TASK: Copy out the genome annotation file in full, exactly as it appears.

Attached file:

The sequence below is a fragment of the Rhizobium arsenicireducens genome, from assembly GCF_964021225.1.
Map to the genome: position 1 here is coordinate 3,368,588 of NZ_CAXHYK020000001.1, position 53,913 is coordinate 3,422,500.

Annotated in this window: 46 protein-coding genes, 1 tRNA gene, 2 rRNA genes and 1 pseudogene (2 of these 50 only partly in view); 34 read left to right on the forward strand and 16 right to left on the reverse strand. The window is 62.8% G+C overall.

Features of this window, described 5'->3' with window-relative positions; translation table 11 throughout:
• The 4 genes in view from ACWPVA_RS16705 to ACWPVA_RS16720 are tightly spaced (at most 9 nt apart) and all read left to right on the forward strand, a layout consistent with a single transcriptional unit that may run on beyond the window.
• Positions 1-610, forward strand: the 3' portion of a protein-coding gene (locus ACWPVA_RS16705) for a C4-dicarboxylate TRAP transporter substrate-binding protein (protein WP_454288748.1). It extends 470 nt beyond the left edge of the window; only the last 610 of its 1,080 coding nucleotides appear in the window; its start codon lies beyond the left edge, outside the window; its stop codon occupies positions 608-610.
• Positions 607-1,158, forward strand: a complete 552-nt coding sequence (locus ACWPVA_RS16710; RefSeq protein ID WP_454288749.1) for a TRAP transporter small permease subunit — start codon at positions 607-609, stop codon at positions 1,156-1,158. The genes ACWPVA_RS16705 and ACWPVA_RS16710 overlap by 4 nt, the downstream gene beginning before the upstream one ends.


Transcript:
The sequence below is a fragment of the Rhizobium arsenicireducens genome, from assembly GCF_964021225.1.
Map to the genome: position 1 here is coordinate 3,368,588 of NZ_CAXHYK020000001.1, position 53,913 is coordinate 3,422,500.

Annotated in this window: 46 protein-coding genes, 1 tRNA gene, 2 rRNA genes and 1 pseudogene (2 of these 50 only partly in view); 34 read left to right on the forward strand and 16 right to left on the reverse strand. The window is 62.8% G+C overall.

Features of this window, described 5'->3' with window-relative positions; translation table 11 throughout:
• The 4 genes in view from ACWPVA_RS16705 to ACWPVA_RS16720 are tightly spaced (at most 9 nt apart) and all read left to right on the forward strand, a layout consistent with a single transcriptional unit that may run on beyond the window.
• Positions 1-610, forward strand: the 3' portion of a protein-coding gene (locus ACWPVA_RS16705) for a C4-dicarboxylate TRAP transporter substrate-binding protein (protein WP_454288748.1). It extends 470 nt beyond the left edge of the window; only the last 610 of its 1,080 coding nucleotides appear in the window; its start codon lies beyond the left edge, outside the window; its stop codon occupies positions 608-610.
• Positions 607-1,158, forward strand: a complete 552-nt coding sequence (locus ACWPVA_RS16710; RefSeq protein ID WP_454288749.1) for a TRAP transporter small permease subunit — start codon at positions 607-609, stop codon at positions 1,156-1,158. The genes ACWPVA_RS16705 and ACWPVA_RS16710 overlap by 4 nt, the downstream gene beginning before the upstream one ends.